What would happen to U.S. homeownership rates, home sizes, and borrowing levels if tax reform reduces the generosity of the home mortgage interest deduction? A recent working paper examining the economic effects of the mortgage interest deductions in Denmark raises important questions about the appeal of such policies in the United States. The paper, by economists Jonathan Gruber of the Massachusetts Institute of Technology, Amalie Jensen of the University of Copenhagen, and Henrik Kleven of the London School of Economics, finds that the mortgage interest deduction in Denmark has no effect on homeownership but does have a meaningful effect on home size and a large effect on borrowing levels.
The authors use housing and tax records from Denmark to study the impacts of a 1987 reform. This tax policy change reduced the value of the mortgage interest deduction considerably for top-rate taxpayers, but not nearly as much or not at all for lower-rate taxpayers. They find that affected homebuyers responded most strongly to the subsidy in their financing decisions, reducing total borrowing by up to 20 percent. (See Figure 1.)
In response to the less generous tax subsidy, homeowners in Denmark reduced the size in square footage and the value of their homes when they moved. (See Figure 2.)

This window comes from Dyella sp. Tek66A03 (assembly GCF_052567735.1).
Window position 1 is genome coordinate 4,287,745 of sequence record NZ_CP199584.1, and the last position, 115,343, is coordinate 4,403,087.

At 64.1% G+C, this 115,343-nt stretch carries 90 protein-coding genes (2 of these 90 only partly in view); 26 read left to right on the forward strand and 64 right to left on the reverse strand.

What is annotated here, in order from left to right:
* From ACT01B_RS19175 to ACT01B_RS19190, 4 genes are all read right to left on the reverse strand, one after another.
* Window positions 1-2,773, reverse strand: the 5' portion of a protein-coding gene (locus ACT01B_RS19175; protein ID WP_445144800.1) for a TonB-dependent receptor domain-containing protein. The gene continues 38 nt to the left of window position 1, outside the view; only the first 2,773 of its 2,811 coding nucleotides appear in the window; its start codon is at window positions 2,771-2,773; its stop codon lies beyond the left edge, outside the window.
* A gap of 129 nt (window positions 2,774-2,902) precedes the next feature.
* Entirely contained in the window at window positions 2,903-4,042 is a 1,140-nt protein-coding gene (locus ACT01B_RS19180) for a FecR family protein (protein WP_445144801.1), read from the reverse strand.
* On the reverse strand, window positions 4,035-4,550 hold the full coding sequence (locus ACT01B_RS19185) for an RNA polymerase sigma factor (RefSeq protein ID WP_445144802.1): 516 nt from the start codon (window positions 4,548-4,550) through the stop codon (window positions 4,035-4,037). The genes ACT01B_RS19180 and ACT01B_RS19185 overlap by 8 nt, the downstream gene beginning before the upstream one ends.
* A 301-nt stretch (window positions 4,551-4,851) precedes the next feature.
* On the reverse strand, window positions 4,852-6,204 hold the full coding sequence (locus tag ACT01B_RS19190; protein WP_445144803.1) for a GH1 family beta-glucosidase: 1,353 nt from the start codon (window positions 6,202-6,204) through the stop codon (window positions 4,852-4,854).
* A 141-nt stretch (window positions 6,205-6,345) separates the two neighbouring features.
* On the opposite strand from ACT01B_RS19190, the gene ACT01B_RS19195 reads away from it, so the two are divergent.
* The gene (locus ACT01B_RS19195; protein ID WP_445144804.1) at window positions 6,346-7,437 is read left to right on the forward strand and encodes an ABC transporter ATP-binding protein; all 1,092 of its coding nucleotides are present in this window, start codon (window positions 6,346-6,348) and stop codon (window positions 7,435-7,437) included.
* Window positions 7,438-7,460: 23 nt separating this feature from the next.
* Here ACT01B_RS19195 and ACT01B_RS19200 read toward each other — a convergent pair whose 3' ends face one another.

The reform, however, had no effect on the share of households owning a home in either the short or long run. (See Figure 3.)
These findings have important implications for the tax reform debate in the United States. The deductibility of mortgage interest is one of the largest tax expenditures in the U.S. tax code (an estimated $63.6 billion in 2017). Subsidies for homeowners have been primarily motivated by the possibility of positive externalities such as the social benefits of homeownership and greater spending by homeowners on their homes, yet there is no conclusive evidence on the existence of such externalities. As a result, many economists argue that the current policy leads to overinvestments in housing, as well as excessive borrowing by homeowners.
The finding that the tax subsidy has no effect on homeownership, even in the long run, refutes the argument that mortgage interest deductions promote possible positive externalities from homeownership regardless of whether such externalities exist, as the policy has no effect on whether families choose to buy or rent. Furthermore, the subsidy—at least as currently implemented in the United States—is inequitable because, among other reasons, high-income households tend to have greater mortgage debt and thus benefit more from the tax subsidy.
Policymakers may well have a chance to consider reforming the federal mortgage interest deduction in the coming months. Denmark’s experience with reform should be part of the debate.